COURTESY OF WILLY CLINGAN
Many warm tributes have been paid to leading player Seán O’Lubaigh, who died in Dublin on 26 July after a long illness. Bridge players have been remembering him fondly, not only for his considerable playing abilities, but also for the good humour and fun he brought to the table and the kindness and generosity he showed to so many people both in bridge and beyond.
Seán was an engineer by profession who became a successful businessman. He built a fine art collection and developed a deep interest in archaeology, often taking part in digs abroad.
Although a private person, he was a generous bon viveur. On bridge trips abroad, Seamus Dowling said the best way to identify a good restaurant or hotel was to find out where Seán was eating or staying. Even when things did not quite work out, Seán made sure the experience was still one to remember, Martin Brady recalls that he and Seán stepped out for something to eat on New Year’s Eve during Tralee Congress and found nothing open apart from McDonald’s. The food order was straightforward, but then Sean bemused the staff by asking for the wine list.
He played bridge at club, national and international level. In June 2003, with one of his regular partners Paul Delaney, he played in the first European open bridge championships in Menton won by the top US pair Jeff Meckstroth and Eric Rodwell. During a fortnight of extreme heat in a venue without air conditioning, many of the 331 pairs dropped out, but Seán and Paul hung in to finish 6th in the C Pairs final.
He played several times on senior international teams with team mates of the highest calibre, including Joe MacHale, Alex Montwill, Michael McGloughlin and many more. In May 2019, he was on Ireland’s winning team in the Corn Cairdis match against England.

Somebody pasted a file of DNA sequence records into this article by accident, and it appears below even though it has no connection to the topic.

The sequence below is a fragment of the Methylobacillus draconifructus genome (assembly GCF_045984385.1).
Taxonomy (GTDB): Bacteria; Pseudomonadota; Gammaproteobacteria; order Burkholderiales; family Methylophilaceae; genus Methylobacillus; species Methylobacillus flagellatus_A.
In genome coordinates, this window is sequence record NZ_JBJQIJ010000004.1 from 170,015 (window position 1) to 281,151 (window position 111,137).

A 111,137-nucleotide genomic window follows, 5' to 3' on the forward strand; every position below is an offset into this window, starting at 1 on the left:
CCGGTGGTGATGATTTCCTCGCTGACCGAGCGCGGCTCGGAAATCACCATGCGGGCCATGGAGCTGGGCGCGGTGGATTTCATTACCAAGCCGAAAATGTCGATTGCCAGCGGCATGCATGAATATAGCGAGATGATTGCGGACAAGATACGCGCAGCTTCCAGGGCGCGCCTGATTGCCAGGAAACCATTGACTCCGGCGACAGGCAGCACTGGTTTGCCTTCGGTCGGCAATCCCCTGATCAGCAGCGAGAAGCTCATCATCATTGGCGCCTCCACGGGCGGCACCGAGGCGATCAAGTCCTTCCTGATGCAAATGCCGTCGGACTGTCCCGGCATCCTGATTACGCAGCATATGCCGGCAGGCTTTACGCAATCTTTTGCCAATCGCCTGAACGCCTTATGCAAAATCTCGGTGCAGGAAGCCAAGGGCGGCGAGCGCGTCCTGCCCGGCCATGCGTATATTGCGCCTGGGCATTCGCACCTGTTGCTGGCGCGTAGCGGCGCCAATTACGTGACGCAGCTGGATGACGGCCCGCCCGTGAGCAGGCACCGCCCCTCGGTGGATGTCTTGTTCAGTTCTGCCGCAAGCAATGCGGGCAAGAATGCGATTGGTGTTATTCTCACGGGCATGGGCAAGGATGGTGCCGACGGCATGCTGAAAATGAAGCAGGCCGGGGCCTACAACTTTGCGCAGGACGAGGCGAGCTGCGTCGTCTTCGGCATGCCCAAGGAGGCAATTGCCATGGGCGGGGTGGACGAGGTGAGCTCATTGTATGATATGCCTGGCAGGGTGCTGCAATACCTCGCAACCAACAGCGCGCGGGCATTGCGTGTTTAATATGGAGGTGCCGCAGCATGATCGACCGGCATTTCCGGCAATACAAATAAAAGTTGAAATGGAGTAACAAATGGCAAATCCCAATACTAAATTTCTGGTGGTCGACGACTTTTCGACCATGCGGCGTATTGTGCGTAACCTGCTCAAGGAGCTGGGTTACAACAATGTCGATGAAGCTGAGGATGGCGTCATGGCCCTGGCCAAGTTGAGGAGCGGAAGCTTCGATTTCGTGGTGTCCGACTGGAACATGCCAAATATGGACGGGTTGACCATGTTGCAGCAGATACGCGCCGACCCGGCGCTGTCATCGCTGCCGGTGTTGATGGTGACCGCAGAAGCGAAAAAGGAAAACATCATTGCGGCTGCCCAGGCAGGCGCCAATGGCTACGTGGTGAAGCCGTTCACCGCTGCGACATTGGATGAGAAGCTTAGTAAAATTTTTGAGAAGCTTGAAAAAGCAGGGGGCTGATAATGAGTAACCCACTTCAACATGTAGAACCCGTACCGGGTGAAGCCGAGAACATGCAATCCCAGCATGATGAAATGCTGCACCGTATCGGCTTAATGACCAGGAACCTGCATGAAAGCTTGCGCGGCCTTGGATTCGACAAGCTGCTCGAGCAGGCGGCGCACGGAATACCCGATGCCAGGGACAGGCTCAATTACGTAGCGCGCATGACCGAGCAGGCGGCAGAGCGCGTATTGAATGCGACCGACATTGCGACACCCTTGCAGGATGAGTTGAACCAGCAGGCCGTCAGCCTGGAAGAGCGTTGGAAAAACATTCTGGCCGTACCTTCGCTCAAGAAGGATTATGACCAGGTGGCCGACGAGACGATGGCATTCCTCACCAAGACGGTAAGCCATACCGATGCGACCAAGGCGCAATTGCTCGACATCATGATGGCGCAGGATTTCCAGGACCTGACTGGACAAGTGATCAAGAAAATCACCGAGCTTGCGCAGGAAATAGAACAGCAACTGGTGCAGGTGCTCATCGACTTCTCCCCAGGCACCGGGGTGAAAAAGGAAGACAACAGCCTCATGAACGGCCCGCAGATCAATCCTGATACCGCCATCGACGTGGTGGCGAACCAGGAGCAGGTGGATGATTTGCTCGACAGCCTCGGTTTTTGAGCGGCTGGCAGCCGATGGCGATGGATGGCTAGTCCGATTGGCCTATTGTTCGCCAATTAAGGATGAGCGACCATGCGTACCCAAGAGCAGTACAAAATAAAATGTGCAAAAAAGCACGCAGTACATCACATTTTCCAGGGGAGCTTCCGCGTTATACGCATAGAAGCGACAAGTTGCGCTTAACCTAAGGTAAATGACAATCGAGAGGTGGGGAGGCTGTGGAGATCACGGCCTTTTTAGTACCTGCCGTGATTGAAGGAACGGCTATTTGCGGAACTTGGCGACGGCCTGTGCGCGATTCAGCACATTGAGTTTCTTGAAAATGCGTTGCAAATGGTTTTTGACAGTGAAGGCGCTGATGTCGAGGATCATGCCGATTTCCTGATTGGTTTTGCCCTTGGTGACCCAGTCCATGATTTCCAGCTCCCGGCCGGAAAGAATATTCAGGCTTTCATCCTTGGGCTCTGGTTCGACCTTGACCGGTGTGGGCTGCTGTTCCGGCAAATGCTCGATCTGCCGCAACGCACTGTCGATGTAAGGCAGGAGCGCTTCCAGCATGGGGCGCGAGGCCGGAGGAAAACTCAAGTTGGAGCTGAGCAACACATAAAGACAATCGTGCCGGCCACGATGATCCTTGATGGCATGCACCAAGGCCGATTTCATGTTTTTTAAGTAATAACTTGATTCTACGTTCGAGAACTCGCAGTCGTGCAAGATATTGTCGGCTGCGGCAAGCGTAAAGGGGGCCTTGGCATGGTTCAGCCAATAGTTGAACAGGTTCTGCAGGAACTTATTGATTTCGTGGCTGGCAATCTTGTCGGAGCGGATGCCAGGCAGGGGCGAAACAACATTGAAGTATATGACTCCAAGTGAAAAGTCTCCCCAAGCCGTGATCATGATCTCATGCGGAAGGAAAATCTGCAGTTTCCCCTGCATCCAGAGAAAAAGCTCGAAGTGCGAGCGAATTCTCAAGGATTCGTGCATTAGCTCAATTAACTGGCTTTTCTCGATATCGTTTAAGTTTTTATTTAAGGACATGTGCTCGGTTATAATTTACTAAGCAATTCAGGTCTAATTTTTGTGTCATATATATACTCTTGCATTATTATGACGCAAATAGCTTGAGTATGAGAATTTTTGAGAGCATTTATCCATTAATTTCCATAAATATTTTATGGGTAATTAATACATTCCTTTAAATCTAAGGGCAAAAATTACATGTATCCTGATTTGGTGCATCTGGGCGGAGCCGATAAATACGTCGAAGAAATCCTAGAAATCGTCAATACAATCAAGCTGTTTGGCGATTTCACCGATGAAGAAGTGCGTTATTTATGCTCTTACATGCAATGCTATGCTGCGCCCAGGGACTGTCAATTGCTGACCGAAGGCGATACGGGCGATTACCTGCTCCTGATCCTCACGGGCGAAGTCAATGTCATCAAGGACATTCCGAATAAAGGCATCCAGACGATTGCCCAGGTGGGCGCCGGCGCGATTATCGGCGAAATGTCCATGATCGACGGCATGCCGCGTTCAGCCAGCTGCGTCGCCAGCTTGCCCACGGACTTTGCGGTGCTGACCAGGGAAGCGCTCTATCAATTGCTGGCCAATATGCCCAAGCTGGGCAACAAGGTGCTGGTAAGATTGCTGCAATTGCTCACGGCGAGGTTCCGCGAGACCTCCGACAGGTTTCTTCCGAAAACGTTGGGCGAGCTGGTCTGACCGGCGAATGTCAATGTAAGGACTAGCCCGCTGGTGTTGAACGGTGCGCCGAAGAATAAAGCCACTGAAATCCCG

Like many players, he switched to online bridge when Covid-19 struck, and it was “service as normal” as he won the teams event in the 2020 Yeats Country Online Charity Bridge Congress with Martin Brady, David Dunne and Wojciech Gorczyca.
In summary, Seán was an excellent and inventive player, a keen student of the game, a gracious opponent, and a kind, generous, and witty man who was always the best of company. We will all miss him greatly.
APPRECIATION BY MICHAEL MCAULIFFE
Anyone who spent any length of time in Seán’s company will have noticed above all his sense of fun, his wit and impish sense of humour, and his general “twinkle-in-the-eye” approach to life and its little absurdities. He particularly delighted in wordplay, and it’s no surprise that when he and others developed a bidding system in recent years the name chosen for it was left to him; since it was a variant of the Polish Club system, it could be thought of as an Irish Club system, he said – and so they called it Shillelagh!
His sense of fun applied when at the bridge table too, with occasional adventurous or “off-piste” bids or plays which could leave his partners behind!
But those of us who were lucky to get to know Seán well realized that there was much more besides. He was a kind, generous, considerate man, who loved and was very close to his sisters, nephews and nieces, and extended family. He was cultured, well-read and well-travelled, with a wide and eclectic range of interests, which along with his general intellectual curiosity made him a great conversationalist, and kept him active and engaged with the world in a way that would probably shame some people half his age.
In short, a rare individual and character who will be much missed.